ResMem and M3M
In my last post on computer vision and memorability, I looked at an already existing model and started experimenting with variations on that architecture. The most successful attempts were those that use Residual Neural Networks. These are a type of deep neural network built to mimic specific visual structures in the brain. ResMem, one of the new models, uses a variation on ResNet in its architecture to leverage that optical identification power towards memorability estimation. M3M, another new model, extends this even further by also including semantic segmentation data generated by another Residual Neural Network based method, but more on that later.
Above is a skeleton diagram of the ResMem architecture. We put an image in the input, which has been cropped and resized to 227x227. We feed that image to both an AlexNet-style feature space, a convolutional neural network, and the ResNet categorizer, which outputs a vector of 1000 numbers between 0 and 1. The output of the AlexNet feature space takes the form of 256 channels with size 6x6. The model then rearranges this output into a 1D vector of size 9216. The “Concat layer” then combines these into one vector of size 10216. The model runs that vector through a series of fully connected layers. The skeleton diagram shows three layers, but the published version contains six fully connected layers before the output layer. We transform that output with a sigmoid function, and it turns into a memorability score.
What, though, is the logic behind each of these design choices? Why split the image across different kinds of feature decompositions? We tend to think that because a technology is derived from an older technology, the new one is strictly better. This is not precisely true in the case of ResNet vs. AlexNet. The benefit of using ResNet is that it allows extremely deep neural networks. On the other hand, AlexNet has fewer layers. Having more layers leads to more abstract information, which leads to better inference. AlexNet has fewer layers, so the features it outputs are more concrete. This gets into the fundamental theoretical difference between ResMem and ResMemRetrain. ResMem’s ResNet features are the abstract category vector. That is what ResNet was built for. ResMemRetrain, however, has reoptimized that feature vector for memorability. This limits our chances to interpret any features but improves the model’s accuracy. When the ResNet and AlexNet feature spaces are combined, this gives the fully connected section access to both concrete and abstract features in making the final prediction.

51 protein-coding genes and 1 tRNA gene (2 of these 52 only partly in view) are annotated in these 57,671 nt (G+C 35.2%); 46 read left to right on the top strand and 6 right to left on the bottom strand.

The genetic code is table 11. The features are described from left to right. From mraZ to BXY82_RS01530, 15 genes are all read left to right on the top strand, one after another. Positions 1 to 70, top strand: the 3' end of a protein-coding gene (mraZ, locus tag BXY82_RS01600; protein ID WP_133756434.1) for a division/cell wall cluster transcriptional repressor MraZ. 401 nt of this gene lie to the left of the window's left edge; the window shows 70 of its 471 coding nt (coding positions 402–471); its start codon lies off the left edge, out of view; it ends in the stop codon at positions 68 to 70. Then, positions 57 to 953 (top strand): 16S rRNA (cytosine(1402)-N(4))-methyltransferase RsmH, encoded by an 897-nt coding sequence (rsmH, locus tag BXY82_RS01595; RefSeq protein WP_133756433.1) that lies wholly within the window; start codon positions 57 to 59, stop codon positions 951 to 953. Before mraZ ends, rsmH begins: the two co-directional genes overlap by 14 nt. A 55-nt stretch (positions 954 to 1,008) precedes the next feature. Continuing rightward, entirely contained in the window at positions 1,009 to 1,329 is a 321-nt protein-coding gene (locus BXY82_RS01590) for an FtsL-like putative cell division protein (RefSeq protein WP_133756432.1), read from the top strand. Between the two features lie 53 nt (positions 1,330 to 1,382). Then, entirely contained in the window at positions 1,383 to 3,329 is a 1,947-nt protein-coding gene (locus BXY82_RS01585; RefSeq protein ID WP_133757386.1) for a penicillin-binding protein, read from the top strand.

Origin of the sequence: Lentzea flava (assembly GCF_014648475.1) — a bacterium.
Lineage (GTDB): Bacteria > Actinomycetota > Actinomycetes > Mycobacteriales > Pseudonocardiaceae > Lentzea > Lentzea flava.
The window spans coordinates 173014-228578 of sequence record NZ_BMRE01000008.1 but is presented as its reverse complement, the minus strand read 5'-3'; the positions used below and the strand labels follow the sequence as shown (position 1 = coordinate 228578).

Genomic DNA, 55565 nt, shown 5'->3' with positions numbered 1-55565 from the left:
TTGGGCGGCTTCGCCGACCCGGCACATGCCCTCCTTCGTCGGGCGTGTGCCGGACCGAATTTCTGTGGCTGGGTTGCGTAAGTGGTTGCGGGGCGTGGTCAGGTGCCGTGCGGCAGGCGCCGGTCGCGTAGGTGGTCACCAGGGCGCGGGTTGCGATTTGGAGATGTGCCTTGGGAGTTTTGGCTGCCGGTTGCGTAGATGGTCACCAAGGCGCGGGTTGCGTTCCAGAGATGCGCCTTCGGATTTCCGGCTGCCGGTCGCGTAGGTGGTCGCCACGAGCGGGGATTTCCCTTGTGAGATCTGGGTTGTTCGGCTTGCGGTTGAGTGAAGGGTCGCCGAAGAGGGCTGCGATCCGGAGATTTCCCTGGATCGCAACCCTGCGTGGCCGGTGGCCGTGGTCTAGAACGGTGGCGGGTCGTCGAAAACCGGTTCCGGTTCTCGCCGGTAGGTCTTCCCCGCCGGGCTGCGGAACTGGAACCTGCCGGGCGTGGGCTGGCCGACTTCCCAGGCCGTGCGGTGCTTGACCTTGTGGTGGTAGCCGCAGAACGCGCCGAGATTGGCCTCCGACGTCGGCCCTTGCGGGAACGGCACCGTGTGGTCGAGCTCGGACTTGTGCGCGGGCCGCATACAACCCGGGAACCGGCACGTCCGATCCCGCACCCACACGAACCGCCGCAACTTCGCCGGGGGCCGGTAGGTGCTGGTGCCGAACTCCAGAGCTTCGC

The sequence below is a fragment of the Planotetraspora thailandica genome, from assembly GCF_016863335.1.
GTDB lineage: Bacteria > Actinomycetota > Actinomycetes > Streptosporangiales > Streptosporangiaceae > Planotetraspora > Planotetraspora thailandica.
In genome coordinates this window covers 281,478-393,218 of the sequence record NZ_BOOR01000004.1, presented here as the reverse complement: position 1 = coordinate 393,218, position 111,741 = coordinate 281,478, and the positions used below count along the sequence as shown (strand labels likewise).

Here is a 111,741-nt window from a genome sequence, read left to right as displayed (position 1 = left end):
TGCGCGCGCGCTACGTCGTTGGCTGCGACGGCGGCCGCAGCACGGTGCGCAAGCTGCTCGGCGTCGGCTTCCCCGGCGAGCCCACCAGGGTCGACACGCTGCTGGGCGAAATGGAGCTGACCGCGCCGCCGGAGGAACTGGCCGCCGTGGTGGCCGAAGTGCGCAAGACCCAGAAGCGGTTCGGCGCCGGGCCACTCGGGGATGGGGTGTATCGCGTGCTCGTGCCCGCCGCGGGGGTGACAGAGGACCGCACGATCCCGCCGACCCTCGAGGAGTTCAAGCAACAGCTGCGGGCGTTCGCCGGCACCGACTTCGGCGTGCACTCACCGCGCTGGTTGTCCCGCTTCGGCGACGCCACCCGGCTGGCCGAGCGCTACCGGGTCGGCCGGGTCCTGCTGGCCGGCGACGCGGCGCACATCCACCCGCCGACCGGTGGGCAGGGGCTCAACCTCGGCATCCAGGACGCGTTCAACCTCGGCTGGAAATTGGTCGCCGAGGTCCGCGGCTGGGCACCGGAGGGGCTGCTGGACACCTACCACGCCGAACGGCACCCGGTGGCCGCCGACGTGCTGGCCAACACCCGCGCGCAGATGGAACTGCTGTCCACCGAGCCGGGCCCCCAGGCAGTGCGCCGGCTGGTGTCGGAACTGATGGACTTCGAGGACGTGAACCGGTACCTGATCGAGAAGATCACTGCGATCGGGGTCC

And it does! Adding the ResNet features improves rank correlation from the 0.45 range to the 0.6 range. Training time on my 1080TI is about 30 minutes for ResMem and an hour and a half for ResMemRetrain. My laptop can make inferences on a set of 10000 images in about ten minutes. In other words, we do sacrifice a lot of simplicity for this accuracy boost, but it’s absolutely manageable; for contrast, let’s consider M3M.
The main difference here is that we added a semantic segmentation feature. Semantic segmentation is a way to infer a label for every pixel in an image. Generally, this technique is used for things like self-driving cars.
The image above is an example of a semantic segmentation output. You see, it does good enough, but there is some misassignment around the borders of objects. Here’s the problem, to mix this back into the fully connected layer, we can’t just unwrap the image with category assignment into a vector; it would be huge. It would take more memory than most GPUs have to store the weight vector for the first fully connected layer. There are 13 categories, and the image is 227x227, so that means it’s a vector of length 669,877, adding in the ResNet and AlexNet features it’s 680,093. The first fully connected layer has an output space of size 4096. That gives us 2,785,660,928 weights. Each weight is stored as a 32 bit float, so the weight tensor is 89,141,149,696 bits, 11,142,643,712 bytes, or 11.14 GB. Just barely too big for my 1080TI, and too big for most GPUs.1
But I digress. The solution to this convolution problem is, of course, more convolution. So M3M runs the semantic segmentation output through another couple of convolution layers and then feeds that into the fully connected block.
What does this convoluted mess actually do for us? M3M gets rank correlations on the order of 0.67 in validation, so there’s a noticeable improvement. But at what cost? M3M has ~500M parameters. Compared to ResMem’s 70M, M3M takes about six times as long to train. In other words, I don’t think it’s worth it. Besides, M3M takes up about 2GB of VRAM, which is manageable for most graphics cards, but it’s not exactly “portable.” And that’s just the parameters,
torch stores a lot more than only the parameters, so you usually end up with a model size about twice that figure. 4GB is pushing it for a model to run on anyone’s computer. So since the actual increase in accuracy that we get from adding semantic segmentation information is marginal, we may as well stick with ResMem.
I’m still waiting on that 3090, then I could test this bad boy out. ↩︎